At the time of the Blizzard’s release we were ready to accuse BRP of flooding dealers with too many MX Z models. We thought they were off the mark for creating a machine that was positioned between the Adrenaline and X models. But that is exactly where the company dropped it on the spec charts. It was only after we rode it that we understood there was room for this sled in the lineup, even if it was confusing to customers who sorted through the nomenclature.
Ski-Doo brass said there were buyers out there who wanted X package suspension but didn’t want the gaudy graphics along with it. It was “we’re not X riders” sophistication that also required sensible ergonomics. Though a new model, there was nothing new to our Blizzard that hadn’t been used before.
The Blizzard’s ergonomics were Adrenaline package. It had a functional, mid-height windshield and a standard handlebar height and Adrenaline seat. Those parts alone meant the sled was aimed for riders who spent their time on the seat.
The ergos were not as conducive to standing. We were on the seat for the majority of the 1,546 miles we spooled onto the Blizzard’s odometer.
The engine was surprising. While we are still in love with the 600 H.O. SDI engine for its power and smooth operation, we’ve accepted that it’s not the class leader in terms of output. Through our ample experience with this mill, our Blizzard felt peppier and had more top end than the other sleds we’ve had with that same engine in past seasons.
Managing Editor Andy Swanson suspected a “Snow Goer special” for our loaner, but with a new chassis right around the corner for 2008 it’s hard to imagine what the company would gain sending us a unit with a hot ECU. Fuel mileage with this sled was as respectable as ever, and we still double-check the spark plugs for a healthy color just to make sure the engine gets enough oil. It’s a sipper.
Suspension was the forte on this sled. The adjustable shocks front and rear allowed us to dial in the ride for conditions or different riders with a few clicks. The spring rates and shock valving was the best-spec’d REV we’d driven. The sled responded well to inspire confidence whether hitting a road approach in a ditch line or cutting a perfect path to the apex of a corner on the trails, despite the unsteady — yet line-holding — front end when traversing mid-corner bumps.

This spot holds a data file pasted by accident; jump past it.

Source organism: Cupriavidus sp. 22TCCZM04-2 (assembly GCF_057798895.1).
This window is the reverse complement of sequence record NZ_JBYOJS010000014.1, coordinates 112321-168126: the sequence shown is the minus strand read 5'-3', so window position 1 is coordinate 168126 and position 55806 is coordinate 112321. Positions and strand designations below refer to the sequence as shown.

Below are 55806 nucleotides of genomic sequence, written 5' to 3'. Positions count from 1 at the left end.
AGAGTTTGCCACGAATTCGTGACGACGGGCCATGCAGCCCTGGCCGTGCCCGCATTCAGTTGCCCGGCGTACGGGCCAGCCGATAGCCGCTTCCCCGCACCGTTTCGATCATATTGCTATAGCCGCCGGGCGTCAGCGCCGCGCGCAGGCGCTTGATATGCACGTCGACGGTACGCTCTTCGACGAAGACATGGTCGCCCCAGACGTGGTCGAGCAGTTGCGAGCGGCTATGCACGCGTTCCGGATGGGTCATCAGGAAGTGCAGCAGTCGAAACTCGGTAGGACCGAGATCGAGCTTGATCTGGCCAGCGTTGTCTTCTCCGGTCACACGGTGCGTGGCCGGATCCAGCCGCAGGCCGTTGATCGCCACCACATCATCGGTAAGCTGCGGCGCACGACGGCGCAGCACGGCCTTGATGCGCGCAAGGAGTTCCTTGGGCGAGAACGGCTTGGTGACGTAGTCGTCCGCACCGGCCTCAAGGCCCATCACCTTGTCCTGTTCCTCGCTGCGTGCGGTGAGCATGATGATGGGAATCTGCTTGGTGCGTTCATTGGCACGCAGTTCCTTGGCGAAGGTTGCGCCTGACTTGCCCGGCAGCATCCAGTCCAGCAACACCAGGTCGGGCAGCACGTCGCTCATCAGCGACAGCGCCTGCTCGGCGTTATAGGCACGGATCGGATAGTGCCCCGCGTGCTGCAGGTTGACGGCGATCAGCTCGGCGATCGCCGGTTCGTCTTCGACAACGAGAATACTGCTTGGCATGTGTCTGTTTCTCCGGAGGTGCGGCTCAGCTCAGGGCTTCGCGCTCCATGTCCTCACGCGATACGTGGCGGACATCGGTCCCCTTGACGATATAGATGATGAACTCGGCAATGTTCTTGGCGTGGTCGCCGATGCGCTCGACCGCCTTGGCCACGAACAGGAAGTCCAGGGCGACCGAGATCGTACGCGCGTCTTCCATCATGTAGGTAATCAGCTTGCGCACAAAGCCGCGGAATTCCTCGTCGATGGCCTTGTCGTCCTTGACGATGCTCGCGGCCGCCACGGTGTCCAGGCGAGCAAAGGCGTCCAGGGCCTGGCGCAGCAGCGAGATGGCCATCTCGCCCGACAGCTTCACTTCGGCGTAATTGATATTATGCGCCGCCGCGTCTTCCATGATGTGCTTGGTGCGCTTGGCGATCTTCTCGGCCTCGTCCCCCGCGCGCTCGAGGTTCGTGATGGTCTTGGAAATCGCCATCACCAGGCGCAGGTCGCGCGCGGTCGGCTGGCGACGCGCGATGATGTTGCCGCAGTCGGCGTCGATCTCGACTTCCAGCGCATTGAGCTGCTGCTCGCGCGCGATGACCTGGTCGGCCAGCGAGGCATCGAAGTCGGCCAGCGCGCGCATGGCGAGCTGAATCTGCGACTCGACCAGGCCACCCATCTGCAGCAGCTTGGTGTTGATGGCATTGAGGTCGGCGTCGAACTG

The sled’s only problem last season was a blown belt. The factory-installed clutch grabber gave out at 1,178 miles.
As Swanson stated, “What new can be said about a REV MX Z? Not much other than the fact the Blizzard was just a flat-out nice snowmobile. All of the parts that made the REV so great through the years came together in that package.”
It’s as accurate a summary as any that left us with little to complain about. The list of gripes about our Blizzard is short. Because of the toughened-up suspension and ride-it-hard attitude, this machine deserved hooked bar ends. We also whined for years that the Ski-Doo gauges needed a serious update, but the Blizzard returned with the analog gauges that were tough to read while moving. The company updated its gauges significantly on its 2008 MX Z line and even wrapped them in an entirely new chassis.
The Ski-Doo MX Z 600 H.O. SDI Blizzard was available for a lone model year. We were enthusiastic about its release. It’s hard to be disappointed when it was issued an expiration date due to the release of the new REV-XP chassis, but we’re missing this sled all the same for what it was: the best combination of REV chassis bits and pieces.